High Blood Pressure
Hypertension, or high blood pressure, is one of the leading causes of death worldwide, not just in developed countries, but in developing nations as well.
Loading the player...Lowering High Blood Pressure <p><a href="https://heartfailurenow.com/practitioner/dr-brett-heilbron-cardiologist-vancouver-bc">Brett Heilbron, MD</a>, FRCPC, <a href="https://heartfailurenow.com/local/cardiologist-1">cardiologist,</a> discusses lowering <a href="https://heartfailurenow.com/high-blood-pressure-heart-failure-now">high blood pressure.</a></p>
Brett Heilbron, MD, FRCPC, cardiologist, discusses lowering high blood pressure.
Loading the player...Hyperaldosteronism - Related to High Blood Pressure? <p><a href="https://diabetes-now.com/practitioner/dr-ronald-goldenberg-endocrinologist-thornhill-on">Dr. Ronald Goldenberg, MD</a>, FRCPC, FACE, <a href="https://diabetes-now.com/local/endocrinologists">Endocrinologist</a>, discusses What is Hyperaldosteronism and How is it Related to <a href="https://heartfailurenow.com/high-blood-pressure-heart-failure-now">High Blood Pressure</a>?</p>
Dr. Ronald Goldenberg, MD, FRCPC, FACE, Endocrinologist, discusses What is Hyperaldosteronism and How is it Related to High Blood Pressure?
Lowering High Blood Pressure
Hypertension, or high blood pressure, is one of the leading causes of death worldwide, not just in developed countries, but in developing nations as well. And there's now overwhelming evidence that treating high blood pressure can reduce the risk of subsequent cardiovascular events quite dramatically. If you look over a five-year-period, reducing blood pressure will reduce your stroke risk by about 40 percent and your heart attack risk by about 15 percent.
Now I think there are a number of strategies in terms of how to reduce the blood pressure. Obviously right up there is lifestyle changes like diet and exercise, and sodium restriction. But in some individuals drug therapy is needed as well.
I think it's important to bear in mind that the blood pressure is not a static thing, it does change with time. In fact, the systolic blood pressure, the upper number, tends to rise steadily with age and it actually peaks out at about age 80. The diastolic pressure, or the bottom number, peaks out around age 60.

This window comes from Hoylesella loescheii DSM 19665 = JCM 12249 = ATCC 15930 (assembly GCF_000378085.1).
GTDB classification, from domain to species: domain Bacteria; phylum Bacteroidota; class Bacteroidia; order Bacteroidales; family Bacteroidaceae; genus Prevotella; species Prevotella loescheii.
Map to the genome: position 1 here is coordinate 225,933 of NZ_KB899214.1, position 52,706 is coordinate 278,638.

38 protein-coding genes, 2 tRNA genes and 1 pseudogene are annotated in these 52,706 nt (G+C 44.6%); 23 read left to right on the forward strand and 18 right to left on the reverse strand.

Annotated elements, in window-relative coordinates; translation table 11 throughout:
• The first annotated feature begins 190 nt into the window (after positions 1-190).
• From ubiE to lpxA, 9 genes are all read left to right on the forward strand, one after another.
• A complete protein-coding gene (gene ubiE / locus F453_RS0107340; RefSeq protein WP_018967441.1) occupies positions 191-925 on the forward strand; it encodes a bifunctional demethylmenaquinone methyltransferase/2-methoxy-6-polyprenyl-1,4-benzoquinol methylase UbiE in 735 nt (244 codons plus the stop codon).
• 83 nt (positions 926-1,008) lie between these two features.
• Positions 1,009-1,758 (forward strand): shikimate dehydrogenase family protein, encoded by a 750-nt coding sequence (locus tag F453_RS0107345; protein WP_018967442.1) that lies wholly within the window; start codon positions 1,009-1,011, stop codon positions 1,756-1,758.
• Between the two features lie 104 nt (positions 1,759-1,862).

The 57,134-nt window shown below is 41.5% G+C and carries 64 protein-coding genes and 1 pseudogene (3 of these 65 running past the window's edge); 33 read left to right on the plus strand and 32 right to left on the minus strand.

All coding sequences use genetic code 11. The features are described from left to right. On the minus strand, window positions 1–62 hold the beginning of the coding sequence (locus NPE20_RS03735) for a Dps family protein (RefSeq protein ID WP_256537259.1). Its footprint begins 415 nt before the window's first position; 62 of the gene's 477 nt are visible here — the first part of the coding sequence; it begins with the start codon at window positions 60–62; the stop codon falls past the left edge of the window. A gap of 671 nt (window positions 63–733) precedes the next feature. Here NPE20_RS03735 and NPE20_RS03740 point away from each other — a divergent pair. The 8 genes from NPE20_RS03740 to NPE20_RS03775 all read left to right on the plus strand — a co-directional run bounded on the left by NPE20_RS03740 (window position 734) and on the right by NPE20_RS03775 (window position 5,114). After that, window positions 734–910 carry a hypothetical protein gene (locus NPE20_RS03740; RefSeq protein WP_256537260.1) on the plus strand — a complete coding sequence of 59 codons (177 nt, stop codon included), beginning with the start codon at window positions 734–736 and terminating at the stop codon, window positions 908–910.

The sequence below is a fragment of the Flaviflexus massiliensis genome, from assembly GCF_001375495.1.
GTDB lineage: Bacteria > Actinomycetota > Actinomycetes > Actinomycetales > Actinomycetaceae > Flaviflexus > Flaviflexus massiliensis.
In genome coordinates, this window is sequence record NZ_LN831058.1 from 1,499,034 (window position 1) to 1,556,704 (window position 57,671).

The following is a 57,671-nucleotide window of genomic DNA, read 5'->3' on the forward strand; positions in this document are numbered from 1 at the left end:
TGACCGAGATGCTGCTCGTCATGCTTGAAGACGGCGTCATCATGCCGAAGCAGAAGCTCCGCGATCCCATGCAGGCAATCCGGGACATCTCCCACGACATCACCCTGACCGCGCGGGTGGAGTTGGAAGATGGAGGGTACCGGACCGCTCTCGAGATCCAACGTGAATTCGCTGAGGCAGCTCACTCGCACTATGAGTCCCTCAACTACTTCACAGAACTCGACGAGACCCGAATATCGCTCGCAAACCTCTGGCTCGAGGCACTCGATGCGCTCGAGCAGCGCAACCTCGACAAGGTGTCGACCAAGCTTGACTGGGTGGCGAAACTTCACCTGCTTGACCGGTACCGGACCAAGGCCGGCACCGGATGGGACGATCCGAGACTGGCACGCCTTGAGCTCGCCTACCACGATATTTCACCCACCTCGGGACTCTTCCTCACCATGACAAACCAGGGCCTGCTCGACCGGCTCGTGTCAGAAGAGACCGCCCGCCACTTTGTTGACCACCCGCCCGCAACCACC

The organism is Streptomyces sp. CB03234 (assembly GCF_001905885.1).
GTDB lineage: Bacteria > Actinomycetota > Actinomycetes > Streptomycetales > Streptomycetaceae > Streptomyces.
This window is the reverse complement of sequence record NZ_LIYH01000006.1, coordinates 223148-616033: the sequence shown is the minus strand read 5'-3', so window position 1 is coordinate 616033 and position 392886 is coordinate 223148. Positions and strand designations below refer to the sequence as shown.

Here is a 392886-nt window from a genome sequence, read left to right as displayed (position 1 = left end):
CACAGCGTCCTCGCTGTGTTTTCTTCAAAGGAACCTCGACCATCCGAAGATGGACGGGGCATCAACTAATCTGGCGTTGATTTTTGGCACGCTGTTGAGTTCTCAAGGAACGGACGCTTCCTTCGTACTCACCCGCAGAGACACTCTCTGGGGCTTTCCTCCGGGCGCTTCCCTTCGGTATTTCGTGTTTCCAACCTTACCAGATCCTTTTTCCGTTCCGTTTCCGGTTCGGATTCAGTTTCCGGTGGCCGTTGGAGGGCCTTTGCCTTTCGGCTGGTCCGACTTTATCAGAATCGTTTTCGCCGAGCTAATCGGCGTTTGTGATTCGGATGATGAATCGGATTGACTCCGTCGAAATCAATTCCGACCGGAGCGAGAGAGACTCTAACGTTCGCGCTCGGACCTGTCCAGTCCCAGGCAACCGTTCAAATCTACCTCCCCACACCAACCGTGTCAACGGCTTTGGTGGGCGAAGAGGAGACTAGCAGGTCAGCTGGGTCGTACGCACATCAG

So it's important to realize that if you're in your 40s or 50s and you have a normal blood pressure, that doesn't necessarily mean it's going to be normal in 10 years, or 20 years time, because it does tend to rise in most individuals.It is very modifiable, and certainly regular exercise, dietary discretion, sodium reduction, all have a huge impact on subsequent development of high blood pressure. Now the normal blood pressure for the average individual is 140/90, irrespective of age, but there are some conditions that predispose to cardiovascular events, particularly kidney disease and diabetes.
And the current guidelines suggest that the upper limit of normal for diabetics or those with kidney problems should be in the 130/80 range rather than 140/90 for the general population.So it's important to realize that blood pressure is generally symptomless and it's important to have your blood pressure checked to actually find out if you have high blood pressure or not. The stats in Canada are not that great; a recent study showed that less than 20% of Canadians with high blood pressure actually have their blood pressure controlled within the recommended guidelines. So there's lots of room for improvement. I think it's really important for individuals to follow up with their family physician regularly, have their blood pressure checked so they know what their risk is and whether anything needs to be done about it.
Presenter: Dr. Brett Heilbron, Cardiologist, Vancouver, BC
Now Health Network Local Practitioners: Cardiologist